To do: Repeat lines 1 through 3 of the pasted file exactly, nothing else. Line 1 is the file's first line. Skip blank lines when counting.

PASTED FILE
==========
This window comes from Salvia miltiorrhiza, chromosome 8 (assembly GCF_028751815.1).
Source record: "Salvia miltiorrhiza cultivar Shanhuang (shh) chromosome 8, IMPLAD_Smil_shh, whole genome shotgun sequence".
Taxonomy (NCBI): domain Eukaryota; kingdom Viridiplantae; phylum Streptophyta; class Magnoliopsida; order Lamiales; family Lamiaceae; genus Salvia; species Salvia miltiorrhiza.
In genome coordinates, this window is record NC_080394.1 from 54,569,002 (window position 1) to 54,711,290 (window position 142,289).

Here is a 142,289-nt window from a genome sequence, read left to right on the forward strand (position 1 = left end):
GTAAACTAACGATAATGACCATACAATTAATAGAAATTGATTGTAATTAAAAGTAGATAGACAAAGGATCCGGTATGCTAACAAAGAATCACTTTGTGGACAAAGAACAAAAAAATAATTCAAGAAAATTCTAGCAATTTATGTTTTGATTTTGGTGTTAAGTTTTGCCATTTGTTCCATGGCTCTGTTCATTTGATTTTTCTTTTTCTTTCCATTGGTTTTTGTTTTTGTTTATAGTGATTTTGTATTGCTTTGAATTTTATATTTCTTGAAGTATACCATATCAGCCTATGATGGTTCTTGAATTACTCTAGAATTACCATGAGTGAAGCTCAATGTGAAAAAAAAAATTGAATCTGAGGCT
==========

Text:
This window comes from Salvia miltiorrhiza, chromosome 8 (assembly GCF_028751815.1).
Source record: "Salvia miltiorrhiza cultivar Shanhuang (shh) chromosome 8, IMPLAD_Smil_shh, whole genome shotgun sequence".
Taxonomy (NCBI): domain Eukaryota; kingdom Viridiplantae; phylum Streptophyta; class Magnoliopsida; order Lamiales; family Lamiaceae; genus Salvia; species Salvia miltiorrhiza.